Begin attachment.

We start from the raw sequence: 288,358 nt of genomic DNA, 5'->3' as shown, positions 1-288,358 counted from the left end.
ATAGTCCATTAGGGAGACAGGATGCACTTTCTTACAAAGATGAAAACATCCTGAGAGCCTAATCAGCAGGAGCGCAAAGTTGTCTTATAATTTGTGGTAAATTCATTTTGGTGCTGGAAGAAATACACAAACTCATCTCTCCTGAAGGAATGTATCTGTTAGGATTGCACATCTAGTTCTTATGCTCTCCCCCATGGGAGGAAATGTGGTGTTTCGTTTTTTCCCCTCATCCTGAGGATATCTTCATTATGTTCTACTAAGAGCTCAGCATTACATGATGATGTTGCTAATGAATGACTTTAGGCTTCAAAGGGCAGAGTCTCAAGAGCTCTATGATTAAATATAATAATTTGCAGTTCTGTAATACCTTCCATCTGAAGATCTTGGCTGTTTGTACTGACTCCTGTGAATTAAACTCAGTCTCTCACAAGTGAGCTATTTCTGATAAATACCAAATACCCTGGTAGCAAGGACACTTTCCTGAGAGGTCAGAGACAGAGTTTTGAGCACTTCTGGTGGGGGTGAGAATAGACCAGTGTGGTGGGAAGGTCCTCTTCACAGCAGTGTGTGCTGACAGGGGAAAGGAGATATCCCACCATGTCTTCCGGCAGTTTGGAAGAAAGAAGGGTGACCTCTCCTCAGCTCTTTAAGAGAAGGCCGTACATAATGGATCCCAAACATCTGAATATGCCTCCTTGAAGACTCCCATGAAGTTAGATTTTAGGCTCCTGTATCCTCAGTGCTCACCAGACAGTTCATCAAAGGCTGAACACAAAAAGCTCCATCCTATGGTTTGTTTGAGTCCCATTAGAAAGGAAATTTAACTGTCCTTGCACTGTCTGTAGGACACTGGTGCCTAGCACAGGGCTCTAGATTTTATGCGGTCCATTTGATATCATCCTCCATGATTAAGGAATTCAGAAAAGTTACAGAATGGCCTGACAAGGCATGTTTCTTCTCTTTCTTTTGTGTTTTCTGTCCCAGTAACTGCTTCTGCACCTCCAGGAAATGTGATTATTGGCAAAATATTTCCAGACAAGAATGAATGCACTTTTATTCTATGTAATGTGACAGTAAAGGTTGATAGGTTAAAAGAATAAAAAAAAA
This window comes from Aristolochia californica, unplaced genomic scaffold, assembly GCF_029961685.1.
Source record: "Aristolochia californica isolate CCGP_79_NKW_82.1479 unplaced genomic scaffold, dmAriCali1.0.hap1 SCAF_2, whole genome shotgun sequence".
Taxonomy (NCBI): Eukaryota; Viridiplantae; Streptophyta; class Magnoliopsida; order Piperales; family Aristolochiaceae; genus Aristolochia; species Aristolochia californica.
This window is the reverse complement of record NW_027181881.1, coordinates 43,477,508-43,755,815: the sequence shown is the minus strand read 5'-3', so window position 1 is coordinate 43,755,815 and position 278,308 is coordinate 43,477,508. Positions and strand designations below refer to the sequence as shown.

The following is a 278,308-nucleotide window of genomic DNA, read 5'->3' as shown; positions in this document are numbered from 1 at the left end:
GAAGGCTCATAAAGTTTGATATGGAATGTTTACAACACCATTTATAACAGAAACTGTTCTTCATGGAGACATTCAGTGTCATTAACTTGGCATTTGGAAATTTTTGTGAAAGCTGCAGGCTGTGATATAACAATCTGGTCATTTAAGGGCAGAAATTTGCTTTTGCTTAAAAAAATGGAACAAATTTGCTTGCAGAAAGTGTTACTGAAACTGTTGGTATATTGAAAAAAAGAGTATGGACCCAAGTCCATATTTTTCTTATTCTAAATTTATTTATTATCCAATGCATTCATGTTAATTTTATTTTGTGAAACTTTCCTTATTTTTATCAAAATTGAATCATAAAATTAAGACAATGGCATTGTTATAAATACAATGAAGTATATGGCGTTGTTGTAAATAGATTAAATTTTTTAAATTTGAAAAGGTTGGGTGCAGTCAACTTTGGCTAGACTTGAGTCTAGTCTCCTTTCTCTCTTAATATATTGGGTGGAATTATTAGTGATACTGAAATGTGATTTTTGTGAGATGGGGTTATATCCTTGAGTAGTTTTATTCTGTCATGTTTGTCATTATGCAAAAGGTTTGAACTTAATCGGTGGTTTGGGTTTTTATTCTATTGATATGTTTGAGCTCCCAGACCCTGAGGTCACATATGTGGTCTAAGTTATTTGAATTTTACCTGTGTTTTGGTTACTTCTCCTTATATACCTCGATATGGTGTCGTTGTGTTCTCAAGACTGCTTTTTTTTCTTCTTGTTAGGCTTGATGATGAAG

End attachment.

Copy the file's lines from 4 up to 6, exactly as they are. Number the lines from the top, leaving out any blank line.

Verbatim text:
Source record: "Aristolochia californica isolate CCGP_79_NKW_82.1479 unplaced genomic scaffold, dmAriCali1.0.hap1 SCAF_2, whole genome shotgun sequence".
Taxonomy (NCBI): Eukaryota; Viridiplantae; Streptophyta; class Magnoliopsida; order Piperales; family Aristolochiaceae; genus Aristolochia; species Aristolochia californica.
This window is the reverse complement of record NW_027181881.1, coordinates 43,477,508-43,755,815: the sequence shown is the minus strand read 5'-3', so window position 1 is coordinate 43,755,815 and position 278,308 is coordinate 43,477,508. Positions and strand designations below refer to the sequence as shown.